“Could you go a little easier please?”  Nero muttered.
Oh, forgive me, would you like to land the ship in the acid rain storm instead?  I thought you wanted to arrive in one piece, Prospero responded.
Nero snorted.  “Fine, just get us down so we can get out of here.”
Your wish is my command, your highness.
Nero suppressed the urge to punch a wall.  Doing so in a CS-1A could compromise the hull.
The fat, bird-like body of the C-37 swooped down out of the black clouds rolling over a stretch of land called the Hizgrul Caldera.  The flowing lava below cast a shifting, orange light on her belly as she came in low.  Ahead, nestled on a ridge of igneous rock thrusting up from the molten plain, was a smooth drum shaped structure that clearly had not been formed by the volcano.
The C-37’s sensors showed it to be comprised of artificial silicon-polymers laced with tiny amounts of ferrous neutronium and several other compounds that had number designations instead of names.  Within moments of checking the on-board database, the ship informed Nero that nothing in the Confederation could produce such a material.  Nero expected that.  The mission briefing he received before heading out mentioned that the doctor was holed up in some kind of pre-Confederate civilization’s abandoned laboratory.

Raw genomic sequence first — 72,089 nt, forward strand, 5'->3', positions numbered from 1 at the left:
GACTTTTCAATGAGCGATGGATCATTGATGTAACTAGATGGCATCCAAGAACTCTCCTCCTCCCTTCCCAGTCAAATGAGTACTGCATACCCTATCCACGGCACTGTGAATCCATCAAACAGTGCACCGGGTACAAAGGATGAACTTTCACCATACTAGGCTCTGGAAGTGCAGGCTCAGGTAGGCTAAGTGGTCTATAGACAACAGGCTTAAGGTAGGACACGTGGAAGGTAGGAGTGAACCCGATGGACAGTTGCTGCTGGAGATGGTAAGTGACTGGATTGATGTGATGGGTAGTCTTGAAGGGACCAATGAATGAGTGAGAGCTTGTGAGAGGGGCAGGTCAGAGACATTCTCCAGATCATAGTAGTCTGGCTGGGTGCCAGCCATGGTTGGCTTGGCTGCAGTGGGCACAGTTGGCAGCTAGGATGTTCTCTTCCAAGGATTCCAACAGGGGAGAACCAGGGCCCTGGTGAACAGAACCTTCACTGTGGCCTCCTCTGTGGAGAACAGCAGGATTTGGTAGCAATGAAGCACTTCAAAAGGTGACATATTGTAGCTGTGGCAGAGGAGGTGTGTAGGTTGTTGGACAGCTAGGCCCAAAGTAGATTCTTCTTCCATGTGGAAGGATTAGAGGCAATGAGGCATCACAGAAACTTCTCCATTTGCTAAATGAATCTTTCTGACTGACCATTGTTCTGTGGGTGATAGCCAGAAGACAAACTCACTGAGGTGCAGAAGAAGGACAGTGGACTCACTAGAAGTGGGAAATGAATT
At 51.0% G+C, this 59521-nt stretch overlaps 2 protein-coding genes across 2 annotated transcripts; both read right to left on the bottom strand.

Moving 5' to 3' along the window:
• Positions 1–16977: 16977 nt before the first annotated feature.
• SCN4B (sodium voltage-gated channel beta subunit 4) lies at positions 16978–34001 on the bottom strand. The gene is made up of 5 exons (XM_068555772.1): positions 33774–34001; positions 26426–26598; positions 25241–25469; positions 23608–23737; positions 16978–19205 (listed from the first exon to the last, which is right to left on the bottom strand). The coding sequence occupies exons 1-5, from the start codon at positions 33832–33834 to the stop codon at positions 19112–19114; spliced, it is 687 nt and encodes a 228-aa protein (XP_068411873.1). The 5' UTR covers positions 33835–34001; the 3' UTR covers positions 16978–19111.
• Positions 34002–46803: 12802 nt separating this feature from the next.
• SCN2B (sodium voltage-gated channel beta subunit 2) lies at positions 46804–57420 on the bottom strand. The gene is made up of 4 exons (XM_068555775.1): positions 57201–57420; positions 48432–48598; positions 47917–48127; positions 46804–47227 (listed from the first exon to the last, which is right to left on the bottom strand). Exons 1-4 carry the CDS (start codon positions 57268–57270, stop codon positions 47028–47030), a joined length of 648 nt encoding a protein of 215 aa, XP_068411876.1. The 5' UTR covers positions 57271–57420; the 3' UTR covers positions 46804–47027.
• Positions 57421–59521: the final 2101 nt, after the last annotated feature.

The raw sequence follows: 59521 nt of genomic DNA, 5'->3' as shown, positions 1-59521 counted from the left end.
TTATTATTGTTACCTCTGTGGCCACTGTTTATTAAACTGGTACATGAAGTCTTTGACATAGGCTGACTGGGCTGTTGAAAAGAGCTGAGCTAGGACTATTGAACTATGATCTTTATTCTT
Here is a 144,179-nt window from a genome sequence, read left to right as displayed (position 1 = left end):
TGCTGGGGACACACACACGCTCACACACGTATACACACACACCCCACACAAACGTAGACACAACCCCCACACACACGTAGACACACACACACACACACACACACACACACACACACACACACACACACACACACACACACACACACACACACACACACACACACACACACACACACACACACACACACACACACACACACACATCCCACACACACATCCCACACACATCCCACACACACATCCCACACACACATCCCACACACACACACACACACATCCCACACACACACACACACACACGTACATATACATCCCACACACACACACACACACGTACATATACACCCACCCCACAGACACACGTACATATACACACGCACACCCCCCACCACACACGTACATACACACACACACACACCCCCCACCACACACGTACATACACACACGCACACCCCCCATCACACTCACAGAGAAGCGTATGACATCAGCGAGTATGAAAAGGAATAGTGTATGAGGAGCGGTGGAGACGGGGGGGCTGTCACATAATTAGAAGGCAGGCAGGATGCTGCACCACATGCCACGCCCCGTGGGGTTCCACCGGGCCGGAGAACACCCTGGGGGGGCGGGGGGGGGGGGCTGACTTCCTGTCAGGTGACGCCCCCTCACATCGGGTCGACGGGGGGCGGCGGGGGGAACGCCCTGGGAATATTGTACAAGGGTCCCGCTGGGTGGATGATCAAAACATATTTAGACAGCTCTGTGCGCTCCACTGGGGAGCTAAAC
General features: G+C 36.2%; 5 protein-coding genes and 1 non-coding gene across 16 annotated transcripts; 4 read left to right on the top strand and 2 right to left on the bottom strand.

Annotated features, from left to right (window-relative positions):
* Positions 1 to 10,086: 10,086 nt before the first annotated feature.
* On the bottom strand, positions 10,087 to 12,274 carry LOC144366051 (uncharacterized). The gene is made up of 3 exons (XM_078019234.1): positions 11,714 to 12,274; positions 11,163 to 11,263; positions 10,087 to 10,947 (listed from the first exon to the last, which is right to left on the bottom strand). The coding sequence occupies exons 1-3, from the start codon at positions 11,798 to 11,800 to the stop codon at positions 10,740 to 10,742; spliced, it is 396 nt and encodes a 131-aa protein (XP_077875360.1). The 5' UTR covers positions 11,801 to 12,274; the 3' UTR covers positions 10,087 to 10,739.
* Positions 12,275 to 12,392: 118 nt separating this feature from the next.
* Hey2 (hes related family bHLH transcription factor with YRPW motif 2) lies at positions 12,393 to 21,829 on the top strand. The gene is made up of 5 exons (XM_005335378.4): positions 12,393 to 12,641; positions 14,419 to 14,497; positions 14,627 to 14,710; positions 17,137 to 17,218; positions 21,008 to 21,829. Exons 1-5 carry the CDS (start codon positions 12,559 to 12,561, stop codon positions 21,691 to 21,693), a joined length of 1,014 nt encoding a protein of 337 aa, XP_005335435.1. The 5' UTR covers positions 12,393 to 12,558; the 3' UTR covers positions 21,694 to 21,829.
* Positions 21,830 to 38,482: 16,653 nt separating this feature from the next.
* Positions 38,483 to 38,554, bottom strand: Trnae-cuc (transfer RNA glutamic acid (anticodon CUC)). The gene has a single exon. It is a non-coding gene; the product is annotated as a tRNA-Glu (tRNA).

The ship flew in and came up above the drum.  The dark energy field kicked in, wrapping the vehicle in a soft, pink glow as she descended vertically downward and extended four claw like appendages from her belly.  With a sigh she settled onto the flat top of the structure.
We’re here.  Are you happy?  Prospero said.
“Perfectly.”  Nero hit the strap release resting over the suit’s chest and took a clumsy step forward out of the niche.
Shall I activate our escort?
“No, don’t bother.  It’s just a man, a woman, and a child, right?  How dangerous could this be?”  Nero said.
Nero, the last report from base indicated that the Orgnan forces were advancing on this position.